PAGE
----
The fish heads

Filmmaker Stephen Connelly will be shooting a film following the Giants' progress through the Kent landscape. He is particularly looking for film showing Hawkinge Airfield when it was in use, and will be visiting Hawkinge to get a feeling for the area.

If you have any old film of the airfield or would just like to help in the project, please contact the Hawkinge Giant co-ordinator Cyril Trice: telephone 01303 893499 or Email

Women truckers celebrate a wee victory

Contributed by editor on Feb 18, 2006 - 04:52 PM


Port of Folkestone victory

Women truck drivers who use the Port of Folkestone are relieved to know that from now on they will have their own toilets. 

Not having their own facilities until now, the women have highlighted their plight in what has become known as the Right to Pee Campaign.

The women were inspired by female bus drivers in Bristol who started their own crusade.

Pension fears for redundant workers

Contributed by editor on Feb 18, 2006 - 04:27 PM


Former workers of a Dover ferry company which went into liquidation,  fear they may not get their full pensions.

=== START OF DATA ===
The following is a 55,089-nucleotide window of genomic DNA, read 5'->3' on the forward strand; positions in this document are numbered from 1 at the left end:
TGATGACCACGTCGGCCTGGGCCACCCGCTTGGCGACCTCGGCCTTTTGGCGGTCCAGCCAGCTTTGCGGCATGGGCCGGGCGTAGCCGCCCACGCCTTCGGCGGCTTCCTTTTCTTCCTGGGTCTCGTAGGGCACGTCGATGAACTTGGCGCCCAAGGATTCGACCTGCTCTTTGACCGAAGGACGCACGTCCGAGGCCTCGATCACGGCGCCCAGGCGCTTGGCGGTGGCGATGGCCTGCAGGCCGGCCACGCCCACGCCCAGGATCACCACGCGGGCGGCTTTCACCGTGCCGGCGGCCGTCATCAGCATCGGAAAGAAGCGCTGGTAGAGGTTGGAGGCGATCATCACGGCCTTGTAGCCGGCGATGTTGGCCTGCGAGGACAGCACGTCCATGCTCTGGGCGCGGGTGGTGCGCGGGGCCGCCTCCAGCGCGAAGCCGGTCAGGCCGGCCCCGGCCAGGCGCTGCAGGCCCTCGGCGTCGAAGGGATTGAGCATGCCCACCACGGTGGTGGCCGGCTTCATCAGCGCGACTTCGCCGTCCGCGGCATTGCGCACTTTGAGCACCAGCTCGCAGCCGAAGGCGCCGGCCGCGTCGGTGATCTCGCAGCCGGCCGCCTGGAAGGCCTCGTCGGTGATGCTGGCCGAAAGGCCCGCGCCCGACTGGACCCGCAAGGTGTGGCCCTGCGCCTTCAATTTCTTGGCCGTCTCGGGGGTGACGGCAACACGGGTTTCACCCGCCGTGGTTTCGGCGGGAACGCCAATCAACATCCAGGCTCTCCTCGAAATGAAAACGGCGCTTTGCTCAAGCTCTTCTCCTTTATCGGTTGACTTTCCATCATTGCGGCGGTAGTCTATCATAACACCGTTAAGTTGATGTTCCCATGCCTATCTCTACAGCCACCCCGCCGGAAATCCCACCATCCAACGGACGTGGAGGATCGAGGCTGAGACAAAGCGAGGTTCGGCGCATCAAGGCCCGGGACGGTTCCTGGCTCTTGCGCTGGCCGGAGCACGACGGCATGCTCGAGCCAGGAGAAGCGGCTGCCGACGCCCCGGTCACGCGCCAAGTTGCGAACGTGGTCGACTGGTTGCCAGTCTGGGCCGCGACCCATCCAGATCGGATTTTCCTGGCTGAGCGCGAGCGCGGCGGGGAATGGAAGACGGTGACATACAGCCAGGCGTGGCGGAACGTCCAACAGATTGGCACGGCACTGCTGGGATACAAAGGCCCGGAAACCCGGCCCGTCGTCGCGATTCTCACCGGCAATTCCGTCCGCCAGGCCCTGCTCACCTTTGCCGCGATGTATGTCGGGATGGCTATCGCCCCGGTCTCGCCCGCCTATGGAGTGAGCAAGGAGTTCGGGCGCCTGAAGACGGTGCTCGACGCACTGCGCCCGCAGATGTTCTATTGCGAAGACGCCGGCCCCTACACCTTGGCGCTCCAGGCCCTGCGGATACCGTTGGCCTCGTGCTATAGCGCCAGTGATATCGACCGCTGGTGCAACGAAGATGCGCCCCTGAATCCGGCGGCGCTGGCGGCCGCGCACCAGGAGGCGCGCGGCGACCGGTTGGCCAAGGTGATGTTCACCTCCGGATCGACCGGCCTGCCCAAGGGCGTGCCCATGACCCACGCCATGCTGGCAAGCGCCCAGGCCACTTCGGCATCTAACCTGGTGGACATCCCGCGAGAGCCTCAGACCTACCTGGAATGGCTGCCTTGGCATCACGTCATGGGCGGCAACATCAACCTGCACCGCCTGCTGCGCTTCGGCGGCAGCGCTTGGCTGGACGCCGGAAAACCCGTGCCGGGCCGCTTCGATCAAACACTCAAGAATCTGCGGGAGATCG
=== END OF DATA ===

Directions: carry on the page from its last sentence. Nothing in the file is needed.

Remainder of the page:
Some staff who lost their jobs when Hoverspeed stopped sailings in November received letters saying the pension fund is in deficit although their are no details of the extent of the shortfall.

Local MP Gwyn Prosser said that some employees had worked for the company for many years and this bombshell was adding insult to injury.

Hoverspeed, which was owned by Sea Containers, operated two Seacat fast ferries between Dover and Calais and employed more than 100 staff in Kent and 60 in France.

Oscar - now in Shepway

Contributed by editor on Feb 17, 2006 - 11:07 AM


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Why can't it be done all the time?

Contributed by editor on Feb 17, 2006 - 10:18 AM


Dear Ed and all well-meaning folks and neighbours in Hawkinge,

Re: Village clean up takes off

I applaud the effort being put into the VILLAGE CLEAN UP.

However, I would simply ask, "Why can't it be done all the time?

"Why can't we challenge those whose standards appear to give them the right to scatter litter and doog dirt and cost council tax payers money to clear it up?  'Why should we be ashamed of taking our litter home and putting it in the proper recepticle?  Why should we be ashamed of trying to maintain or even improve standards?"

Yours as ever,


Swimming pool would do the trick

Contributed by editor on Feb 17, 2006 - 09:13 AM


Dear Ed